I suggest that the relationship between the ego and the individual (the self-centeredness) is similar to the relationship between culture and an organization or society. They are both manifestations of a paradigm that creates self-referentiality. Self-referentiality, in itself, can be useful: it is what allows us to learn from our past experiences and allows us to choose what is meaningful to us. But it can become dangerous—even fatal—when reality changes and we find that

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Experiencing Pain

Women and men experience pain differently. Recent studies reveal that women, when compared to men, experience:

  • more recurrent, severe and longer lasting pain
  • 50% higher rates of pain in head, neck, shoulder, knee and back
  • twice as likely to experience orofacial pain
  • 150% higher rates of migraine headaches
  • 4 times as likely to experience fibromyalgia
  • up to age 65, more likely to experience pain in multiple regions in the body

Men, on the other hand, experience higher rates of multiple painful conditions, including cluster
headaches, coronary heart disease, gout, duodenal
ulcers and pancreatic disease.

Why the differences?

First, our physiology and our sex hormones differ. Scientists don’t know exactly how androgens and estrogens influence how we perceive pain, but they do know that these hormones

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12-Step Program for America: Step 1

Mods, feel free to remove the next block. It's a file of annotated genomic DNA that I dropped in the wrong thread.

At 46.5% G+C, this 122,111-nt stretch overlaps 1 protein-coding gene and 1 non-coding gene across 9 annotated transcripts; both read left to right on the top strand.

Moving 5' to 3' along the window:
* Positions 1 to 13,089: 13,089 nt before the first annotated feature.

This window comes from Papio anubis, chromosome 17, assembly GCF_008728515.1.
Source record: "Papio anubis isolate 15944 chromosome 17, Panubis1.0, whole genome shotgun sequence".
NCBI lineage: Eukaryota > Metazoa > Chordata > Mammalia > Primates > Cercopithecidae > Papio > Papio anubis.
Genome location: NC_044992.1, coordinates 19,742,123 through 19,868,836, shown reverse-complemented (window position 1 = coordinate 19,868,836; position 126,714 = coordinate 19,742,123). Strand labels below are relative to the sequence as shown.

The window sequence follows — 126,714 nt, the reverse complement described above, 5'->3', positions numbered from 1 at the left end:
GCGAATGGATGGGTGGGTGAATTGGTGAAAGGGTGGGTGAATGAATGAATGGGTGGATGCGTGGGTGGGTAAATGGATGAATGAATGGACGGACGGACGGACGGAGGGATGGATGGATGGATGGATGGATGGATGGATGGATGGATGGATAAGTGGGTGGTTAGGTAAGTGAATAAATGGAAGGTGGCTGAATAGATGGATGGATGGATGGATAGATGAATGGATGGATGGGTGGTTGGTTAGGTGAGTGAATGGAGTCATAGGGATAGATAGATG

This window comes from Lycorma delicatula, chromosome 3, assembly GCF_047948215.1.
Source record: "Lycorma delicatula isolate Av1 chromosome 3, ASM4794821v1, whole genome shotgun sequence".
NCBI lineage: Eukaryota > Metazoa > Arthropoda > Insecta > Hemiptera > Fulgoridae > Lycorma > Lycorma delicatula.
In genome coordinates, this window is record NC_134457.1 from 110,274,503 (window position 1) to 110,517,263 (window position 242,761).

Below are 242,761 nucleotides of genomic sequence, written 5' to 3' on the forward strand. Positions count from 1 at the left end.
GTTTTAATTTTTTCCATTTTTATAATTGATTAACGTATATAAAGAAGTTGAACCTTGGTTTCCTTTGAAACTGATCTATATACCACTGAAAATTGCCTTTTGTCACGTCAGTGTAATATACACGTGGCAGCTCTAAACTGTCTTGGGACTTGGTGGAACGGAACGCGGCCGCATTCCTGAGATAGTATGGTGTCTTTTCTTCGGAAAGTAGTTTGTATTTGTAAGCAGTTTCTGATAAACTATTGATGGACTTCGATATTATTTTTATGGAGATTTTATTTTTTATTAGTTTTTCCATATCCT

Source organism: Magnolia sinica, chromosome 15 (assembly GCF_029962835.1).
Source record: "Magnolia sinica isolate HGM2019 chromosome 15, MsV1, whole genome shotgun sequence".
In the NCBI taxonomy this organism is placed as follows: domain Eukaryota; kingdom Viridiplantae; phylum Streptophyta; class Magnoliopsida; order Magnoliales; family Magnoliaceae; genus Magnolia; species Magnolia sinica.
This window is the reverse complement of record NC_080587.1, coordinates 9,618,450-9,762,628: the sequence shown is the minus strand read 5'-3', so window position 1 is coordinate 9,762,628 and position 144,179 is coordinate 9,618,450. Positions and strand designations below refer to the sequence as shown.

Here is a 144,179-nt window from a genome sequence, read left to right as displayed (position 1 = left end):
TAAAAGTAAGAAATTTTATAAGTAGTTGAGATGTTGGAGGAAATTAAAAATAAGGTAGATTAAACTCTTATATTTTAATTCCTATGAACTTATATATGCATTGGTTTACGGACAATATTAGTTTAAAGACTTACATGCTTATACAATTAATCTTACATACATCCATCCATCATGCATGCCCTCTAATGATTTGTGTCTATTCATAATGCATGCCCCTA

By Jim Selman | Bio

I work with organizations that are attempting to change. At the beginning of working with a new client, I point out what’s missing for any organization that has recurring or seemingly intractable problems: what’s missing is a different way of observing. Whether we’re talking about a company, a community or a continent, a new perspective always gives us an opening to create new possibilities, have new choices and take new actions: a new way of observing the world effectively gives us a different future than some variation of ‘more of the same’. =&0=&. When we do, we begin to realize that we have a paradigm problem. Until we deal with that, none of our seemingly intractable problems—from staggering debt to unending war, climate change to the underlying causes of the mortgage crises—can be solved. Albert Einstein expressed this concisely when he said that sometimes our problems cannot be solved by thinking the way we thought when we created them.

Paradigm problems are like addictions. They are ‘self-referential’ structures that, at some point, disconnect us from a larger ‘reality’. Once disconnected, we begin to follow self-destructive patterns of behavior until we ‘hit bottom’ or have some form of crisis that ‘breaks the paradigm’ and opens possibilities for making other choices. In AA and most ‘recovery’ literature, the self-destructive behavior is understood to be the symptom. The ‘disease’